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Asia, Tibet, Gaurishankar, Northeast Ridge, Attempt

Gaurishankar, Northeast Ridge, Attempt. Gaurishankar (7134m) lies on Nepal’s northern border with Tibet; it is visible from Kathmandu on the northeastern horizon, and it was once thought to be the world’s highest mountain until the British Survey of India made more careful measurements. All climbing attempts until this autumn on this rugged mountain were made with permits from the Nepalese government, for the Tibetan/Chinese authorities did not open it to mountaineers until a few years ago. A British attempt led by Don Whillans in the autumn of 1964 did go around from Nepal’s southwestern side to the northwest in Tibet and reached 6700 meters before avalanching turned them back. Since then no one had repeated this approach; in fact, the mountain is seldom climbed from any side.

In September, two well-known Japanese mountaineers, Yasushi Yamanoi and his wife Taeko (who was known by her maiden name, Taeko Nagao, until she married Yamanoi recently), went onto the northeast ridge but were quickly turned back at 6300 meters, where the ridge became very narrow and steep and numerous mushrooms blocked the way. It was not possible to escape from the ridge because of extreme danger on the north face from many falling seracs, so they abandoned their attempt on September 23. They thought the climb might be possible in colder weather in mid-October, but they do not recommend attempting the mountain from Tibet at all: the local people demanded a lot of extra money, and they were informed that the road leading to it is frozen after the end of October.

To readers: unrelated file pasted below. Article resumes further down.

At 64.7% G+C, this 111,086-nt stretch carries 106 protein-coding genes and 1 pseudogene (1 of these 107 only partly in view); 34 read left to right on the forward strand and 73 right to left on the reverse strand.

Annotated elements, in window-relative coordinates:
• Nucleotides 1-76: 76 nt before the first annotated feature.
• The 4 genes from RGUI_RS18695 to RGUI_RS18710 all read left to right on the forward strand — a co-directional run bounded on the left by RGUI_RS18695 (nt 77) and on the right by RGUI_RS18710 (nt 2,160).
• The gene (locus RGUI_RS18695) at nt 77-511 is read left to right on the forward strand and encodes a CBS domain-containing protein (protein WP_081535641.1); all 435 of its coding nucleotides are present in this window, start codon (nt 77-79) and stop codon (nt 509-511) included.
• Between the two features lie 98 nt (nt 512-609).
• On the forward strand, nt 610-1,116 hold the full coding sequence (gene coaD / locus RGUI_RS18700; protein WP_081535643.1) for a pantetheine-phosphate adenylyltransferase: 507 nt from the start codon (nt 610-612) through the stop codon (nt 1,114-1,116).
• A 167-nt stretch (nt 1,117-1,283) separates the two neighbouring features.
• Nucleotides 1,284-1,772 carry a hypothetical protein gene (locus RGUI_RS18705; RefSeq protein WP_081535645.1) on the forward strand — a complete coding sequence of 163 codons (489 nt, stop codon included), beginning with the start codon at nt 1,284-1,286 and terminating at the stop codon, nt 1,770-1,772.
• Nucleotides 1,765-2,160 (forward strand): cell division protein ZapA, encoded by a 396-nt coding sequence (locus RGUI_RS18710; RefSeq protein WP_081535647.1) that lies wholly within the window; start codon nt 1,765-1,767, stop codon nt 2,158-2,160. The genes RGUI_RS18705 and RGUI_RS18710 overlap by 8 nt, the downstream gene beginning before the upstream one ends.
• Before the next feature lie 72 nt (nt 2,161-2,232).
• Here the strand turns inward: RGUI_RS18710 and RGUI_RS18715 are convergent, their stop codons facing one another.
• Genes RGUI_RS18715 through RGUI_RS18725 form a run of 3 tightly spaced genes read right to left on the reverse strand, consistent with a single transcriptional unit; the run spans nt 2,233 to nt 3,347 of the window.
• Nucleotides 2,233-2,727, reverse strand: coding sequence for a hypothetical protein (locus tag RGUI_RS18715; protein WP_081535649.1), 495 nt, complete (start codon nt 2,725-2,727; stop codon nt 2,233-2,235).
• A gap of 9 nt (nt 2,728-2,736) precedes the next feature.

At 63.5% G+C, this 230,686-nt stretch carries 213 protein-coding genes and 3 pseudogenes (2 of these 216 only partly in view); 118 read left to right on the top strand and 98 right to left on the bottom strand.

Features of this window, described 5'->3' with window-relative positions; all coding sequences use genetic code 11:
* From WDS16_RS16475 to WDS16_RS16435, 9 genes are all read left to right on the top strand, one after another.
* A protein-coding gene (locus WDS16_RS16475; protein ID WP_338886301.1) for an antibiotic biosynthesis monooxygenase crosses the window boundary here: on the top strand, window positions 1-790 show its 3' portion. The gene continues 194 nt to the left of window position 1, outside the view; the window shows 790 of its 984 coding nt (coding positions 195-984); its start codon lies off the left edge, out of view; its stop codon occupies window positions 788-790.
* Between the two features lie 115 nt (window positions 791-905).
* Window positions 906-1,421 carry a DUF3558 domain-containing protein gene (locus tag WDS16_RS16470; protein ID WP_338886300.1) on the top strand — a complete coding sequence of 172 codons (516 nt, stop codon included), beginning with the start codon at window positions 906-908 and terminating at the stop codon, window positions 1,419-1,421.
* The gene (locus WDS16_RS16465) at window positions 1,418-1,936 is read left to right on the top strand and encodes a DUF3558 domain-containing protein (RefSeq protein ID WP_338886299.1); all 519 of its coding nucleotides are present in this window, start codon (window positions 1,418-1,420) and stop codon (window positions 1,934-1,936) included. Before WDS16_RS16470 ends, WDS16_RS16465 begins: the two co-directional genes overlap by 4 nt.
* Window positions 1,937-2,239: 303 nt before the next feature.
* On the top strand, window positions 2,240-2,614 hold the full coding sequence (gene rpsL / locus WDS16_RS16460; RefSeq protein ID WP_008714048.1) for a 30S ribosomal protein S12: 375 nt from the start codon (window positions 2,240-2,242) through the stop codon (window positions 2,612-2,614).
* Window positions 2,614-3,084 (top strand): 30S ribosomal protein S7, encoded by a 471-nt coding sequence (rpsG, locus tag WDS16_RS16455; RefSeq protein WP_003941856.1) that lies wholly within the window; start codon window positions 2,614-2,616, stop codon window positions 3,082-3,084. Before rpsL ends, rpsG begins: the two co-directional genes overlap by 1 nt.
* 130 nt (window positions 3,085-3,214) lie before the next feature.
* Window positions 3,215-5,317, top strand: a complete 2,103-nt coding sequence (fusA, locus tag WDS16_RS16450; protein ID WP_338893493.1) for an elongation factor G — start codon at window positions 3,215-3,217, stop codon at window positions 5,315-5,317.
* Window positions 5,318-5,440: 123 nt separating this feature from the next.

Elizabeth Hawley